0.000186 gettimeofday({1401979552, 853214}, NULL) = 0
     0.000207 gettimeofday({1401979552, 853444}, NULL) = 0
With the -r option, the first column (far left) shows how long the system call took the for call directly above. For example, in the snipped above, the first clock_gettime call took 0.000186 seconds. The first gettimeofday call took 0.000207 seconds. Got it? Read on!

You may wonder why the system call time is the next line down? It actually makes since, because strace displays information as it becomes available. When the call starts obviously it does not know the call duration, so it just displays the call itself. When the call completes and therefore has the time, it shows return details (e.g., "= 0"), line feeds, prints the call time, the next call is displayed, and repeat. OK, back to our objective.

What we are looking for is a three second sleep. In other words, we are looking for a call that takes three seconds. And since a call's duration shown in the first column of the next line down, we want to look for values in the first column that start with 3.0.

Below is an example of what I found in the out.txt file.
     0.000033 clock_gettime(CLOCK_MONOTONIC, {19940376, 746821505}) = 0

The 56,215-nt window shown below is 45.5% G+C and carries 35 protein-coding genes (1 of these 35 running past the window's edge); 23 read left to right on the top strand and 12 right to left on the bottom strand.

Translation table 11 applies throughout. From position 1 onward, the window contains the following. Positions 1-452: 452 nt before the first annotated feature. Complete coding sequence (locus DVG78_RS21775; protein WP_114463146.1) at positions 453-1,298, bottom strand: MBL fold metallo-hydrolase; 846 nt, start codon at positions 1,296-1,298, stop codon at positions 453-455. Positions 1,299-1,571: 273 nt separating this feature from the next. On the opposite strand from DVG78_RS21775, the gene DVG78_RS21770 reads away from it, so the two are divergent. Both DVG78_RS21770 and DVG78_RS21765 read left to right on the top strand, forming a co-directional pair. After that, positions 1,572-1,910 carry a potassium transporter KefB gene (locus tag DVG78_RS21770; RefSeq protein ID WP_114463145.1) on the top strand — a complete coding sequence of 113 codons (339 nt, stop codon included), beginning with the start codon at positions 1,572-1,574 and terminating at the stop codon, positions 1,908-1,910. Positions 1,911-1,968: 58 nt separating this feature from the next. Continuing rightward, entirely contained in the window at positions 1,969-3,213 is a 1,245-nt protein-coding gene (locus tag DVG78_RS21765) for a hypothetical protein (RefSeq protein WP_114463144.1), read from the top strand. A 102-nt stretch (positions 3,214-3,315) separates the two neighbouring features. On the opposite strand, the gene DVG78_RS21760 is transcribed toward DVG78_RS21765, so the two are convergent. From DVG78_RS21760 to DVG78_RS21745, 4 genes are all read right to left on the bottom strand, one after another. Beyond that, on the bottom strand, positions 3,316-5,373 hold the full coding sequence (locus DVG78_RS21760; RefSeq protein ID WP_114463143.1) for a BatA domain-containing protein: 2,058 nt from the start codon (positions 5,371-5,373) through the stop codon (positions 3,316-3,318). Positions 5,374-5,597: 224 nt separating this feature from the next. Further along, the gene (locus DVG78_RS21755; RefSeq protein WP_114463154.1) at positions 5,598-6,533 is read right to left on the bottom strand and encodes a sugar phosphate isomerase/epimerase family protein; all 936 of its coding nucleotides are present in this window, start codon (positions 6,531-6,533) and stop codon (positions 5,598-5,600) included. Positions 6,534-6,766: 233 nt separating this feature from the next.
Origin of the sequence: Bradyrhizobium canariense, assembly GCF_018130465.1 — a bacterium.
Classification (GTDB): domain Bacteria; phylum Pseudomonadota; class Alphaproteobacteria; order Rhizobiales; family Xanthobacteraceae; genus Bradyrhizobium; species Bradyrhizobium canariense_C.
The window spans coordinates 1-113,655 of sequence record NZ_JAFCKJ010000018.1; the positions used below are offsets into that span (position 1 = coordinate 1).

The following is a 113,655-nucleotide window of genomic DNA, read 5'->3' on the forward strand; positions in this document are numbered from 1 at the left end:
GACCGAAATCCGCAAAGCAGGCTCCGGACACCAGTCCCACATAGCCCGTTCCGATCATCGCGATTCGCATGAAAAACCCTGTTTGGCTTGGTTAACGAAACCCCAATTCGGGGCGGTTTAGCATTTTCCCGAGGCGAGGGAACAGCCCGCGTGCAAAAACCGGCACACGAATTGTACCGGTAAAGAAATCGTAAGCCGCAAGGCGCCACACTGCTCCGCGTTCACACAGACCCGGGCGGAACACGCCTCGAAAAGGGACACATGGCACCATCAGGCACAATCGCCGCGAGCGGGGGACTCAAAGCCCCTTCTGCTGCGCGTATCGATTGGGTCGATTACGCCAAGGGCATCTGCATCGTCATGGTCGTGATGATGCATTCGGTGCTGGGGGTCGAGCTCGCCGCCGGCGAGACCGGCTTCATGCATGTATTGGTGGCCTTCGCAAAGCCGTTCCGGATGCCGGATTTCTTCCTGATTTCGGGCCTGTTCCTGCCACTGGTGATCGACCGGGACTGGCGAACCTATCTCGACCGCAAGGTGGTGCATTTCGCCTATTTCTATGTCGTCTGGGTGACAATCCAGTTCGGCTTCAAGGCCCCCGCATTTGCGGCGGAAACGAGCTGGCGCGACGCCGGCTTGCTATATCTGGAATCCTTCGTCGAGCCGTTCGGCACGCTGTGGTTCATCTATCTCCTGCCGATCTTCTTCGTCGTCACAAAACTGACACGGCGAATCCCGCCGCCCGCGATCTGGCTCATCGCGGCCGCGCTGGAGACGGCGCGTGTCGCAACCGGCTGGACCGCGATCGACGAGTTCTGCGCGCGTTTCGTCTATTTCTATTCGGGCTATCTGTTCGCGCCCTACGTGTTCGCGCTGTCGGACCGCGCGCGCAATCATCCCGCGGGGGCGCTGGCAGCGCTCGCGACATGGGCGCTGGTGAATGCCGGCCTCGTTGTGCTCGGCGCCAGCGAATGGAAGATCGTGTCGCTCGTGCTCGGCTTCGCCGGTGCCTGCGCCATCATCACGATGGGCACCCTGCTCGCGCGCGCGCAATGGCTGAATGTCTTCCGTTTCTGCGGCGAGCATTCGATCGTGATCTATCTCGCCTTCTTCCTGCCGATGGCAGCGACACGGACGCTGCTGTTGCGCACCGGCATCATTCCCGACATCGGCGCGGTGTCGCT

0.000033 semtimedop(7503875, {{16, -1, 0}}, 1, {3, 0}) = -1 EAGAIN
                   (Resource temporarily unavailable)
     3.000436 clock_gettime(CLOCK_MONOTONIC, {19940379, 747351774}) = 0
     0.000188 gettimeofday({1401979558, 879922}, NULL) = 0
     0.000171 clock_gettime(CLOCK_MONOTONIC, {19940379, 747708976}) = 0
Looking at the above output snippet, notice the time of 3.000436. Then look at the call directly above it. It's the semtimedop call. This call can be used to put a process to sleep, but the process can be woken up. In other words, the LGWR can set an alarm for three seconds, go to sleep, and if it is not disturbed, it will wake up in three seconds. Shown above is an example of the LGWR setting the alarm for three seconds, not being woken up until the alarm fired. This is an example of the three second rule!

If you do what I did and look at your output file, you'll see lots of these "three seconds." If you do this on a pretty-much idle Oracle Database 12c instance's LG01 process (one of the two default LGWR children), it may contain mostly semtimedop calls, each with a three second sleep.